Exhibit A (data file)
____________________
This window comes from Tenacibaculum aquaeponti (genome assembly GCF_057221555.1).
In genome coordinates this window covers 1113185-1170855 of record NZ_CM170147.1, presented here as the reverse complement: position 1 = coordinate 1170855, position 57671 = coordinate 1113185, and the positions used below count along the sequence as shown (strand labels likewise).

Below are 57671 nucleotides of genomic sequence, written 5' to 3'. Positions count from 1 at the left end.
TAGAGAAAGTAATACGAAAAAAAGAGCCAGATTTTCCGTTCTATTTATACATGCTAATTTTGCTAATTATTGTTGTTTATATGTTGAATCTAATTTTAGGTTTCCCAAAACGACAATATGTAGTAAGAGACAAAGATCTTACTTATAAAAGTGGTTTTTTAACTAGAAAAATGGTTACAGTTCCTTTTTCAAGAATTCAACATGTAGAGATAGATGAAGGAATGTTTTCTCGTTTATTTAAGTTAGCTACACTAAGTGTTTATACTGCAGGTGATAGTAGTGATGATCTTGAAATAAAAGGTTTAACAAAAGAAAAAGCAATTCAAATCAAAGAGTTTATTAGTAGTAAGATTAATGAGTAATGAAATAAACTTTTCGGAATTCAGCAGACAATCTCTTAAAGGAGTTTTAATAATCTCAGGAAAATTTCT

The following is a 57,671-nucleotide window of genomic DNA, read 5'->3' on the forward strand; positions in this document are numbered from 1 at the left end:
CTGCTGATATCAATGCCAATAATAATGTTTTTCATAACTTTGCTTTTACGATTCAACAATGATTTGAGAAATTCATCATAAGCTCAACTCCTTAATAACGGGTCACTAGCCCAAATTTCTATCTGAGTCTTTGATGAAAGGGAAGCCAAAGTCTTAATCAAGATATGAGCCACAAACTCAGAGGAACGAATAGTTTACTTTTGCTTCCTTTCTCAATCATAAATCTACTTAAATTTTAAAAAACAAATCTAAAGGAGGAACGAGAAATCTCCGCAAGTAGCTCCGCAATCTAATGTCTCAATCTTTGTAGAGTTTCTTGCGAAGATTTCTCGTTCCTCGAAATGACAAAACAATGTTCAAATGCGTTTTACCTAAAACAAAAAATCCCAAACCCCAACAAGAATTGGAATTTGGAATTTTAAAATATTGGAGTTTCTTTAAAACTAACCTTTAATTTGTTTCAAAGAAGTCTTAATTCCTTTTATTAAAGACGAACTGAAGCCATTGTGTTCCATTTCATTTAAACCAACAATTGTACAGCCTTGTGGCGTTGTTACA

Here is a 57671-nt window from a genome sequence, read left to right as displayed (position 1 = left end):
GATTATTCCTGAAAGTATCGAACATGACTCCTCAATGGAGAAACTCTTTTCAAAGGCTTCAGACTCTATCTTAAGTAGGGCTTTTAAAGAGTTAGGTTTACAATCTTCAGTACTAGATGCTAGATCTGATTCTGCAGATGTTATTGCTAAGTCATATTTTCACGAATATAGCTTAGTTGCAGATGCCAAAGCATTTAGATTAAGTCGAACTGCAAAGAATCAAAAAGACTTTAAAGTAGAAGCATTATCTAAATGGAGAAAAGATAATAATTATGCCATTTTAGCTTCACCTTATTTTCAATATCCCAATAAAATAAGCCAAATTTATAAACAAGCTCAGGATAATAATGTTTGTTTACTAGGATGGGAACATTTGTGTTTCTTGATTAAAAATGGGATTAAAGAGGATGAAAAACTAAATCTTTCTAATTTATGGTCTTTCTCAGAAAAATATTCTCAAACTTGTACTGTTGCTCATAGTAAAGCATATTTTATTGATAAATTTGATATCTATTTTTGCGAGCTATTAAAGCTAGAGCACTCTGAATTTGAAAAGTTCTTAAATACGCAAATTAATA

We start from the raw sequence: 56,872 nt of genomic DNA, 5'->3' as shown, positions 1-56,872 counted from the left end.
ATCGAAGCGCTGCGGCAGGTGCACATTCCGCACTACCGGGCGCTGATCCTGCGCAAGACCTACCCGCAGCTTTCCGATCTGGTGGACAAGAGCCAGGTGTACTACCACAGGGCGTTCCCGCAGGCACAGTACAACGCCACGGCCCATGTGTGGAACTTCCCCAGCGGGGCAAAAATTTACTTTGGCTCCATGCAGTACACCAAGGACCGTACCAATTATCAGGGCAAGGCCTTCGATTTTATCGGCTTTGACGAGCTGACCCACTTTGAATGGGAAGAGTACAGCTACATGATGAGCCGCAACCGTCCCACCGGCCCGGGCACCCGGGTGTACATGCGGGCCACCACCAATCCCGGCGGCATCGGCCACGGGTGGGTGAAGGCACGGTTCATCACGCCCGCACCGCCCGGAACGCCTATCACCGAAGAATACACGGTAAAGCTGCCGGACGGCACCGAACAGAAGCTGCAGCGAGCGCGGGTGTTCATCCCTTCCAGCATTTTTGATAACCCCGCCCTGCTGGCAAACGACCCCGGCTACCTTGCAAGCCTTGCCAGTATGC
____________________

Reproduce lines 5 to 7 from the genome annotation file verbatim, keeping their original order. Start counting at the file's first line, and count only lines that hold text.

The following is a 57,671-nucleotide window of genomic DNA, read 5'->3' on the forward strand; positions in this document are numbered from 1 at the left end:
CTGCTGATATCAATGCCAATAATAATGTTTTTCATAACTTTGCTTTTACGATTCAACAATGATTTGAGAAATTCATCATAAGCTCAACTCCTTAATAACGGGTCACTAGCCCAAATTTCTATCTGAGTCTTTGATGAAAGGGAAGCCAAAGTCTTAATCAAGATATGAGCCACAAACTCAGAGGAACGAATAGTTTACTTTTGCTTCCTTTCTCAATCATAAATCTACTTAAATTTTAAAAAACAAATCTAAAGGAGGAACGAGAAATCTCCGCAAGTAGCTCCGCAATCTAATGTCTCAATCTTTGTAGAGTTTCTTGCGAAGATTTCTCGTTCCTCGAAATGACAAAACAATGTTCAAATGCGTTTTACCTAAAACAAAAAATCCCAAACCCCAACAAGAATTGGAATTTGGAATTTTAAAATATTGGAGTTTCTTTAAAACTAACCTTTAATTTGTTTCAAAGAAGTCTTAATTCCTTTTATTAAAGACGAACTGAAGCCATTGTGTTCCATTTCATTTAAACCAACAATTGTACAGCCTTGTGGCGTTGTTACA

Here is a 57671-nt window from a genome sequence, read left to right as displayed (position 1 = left end):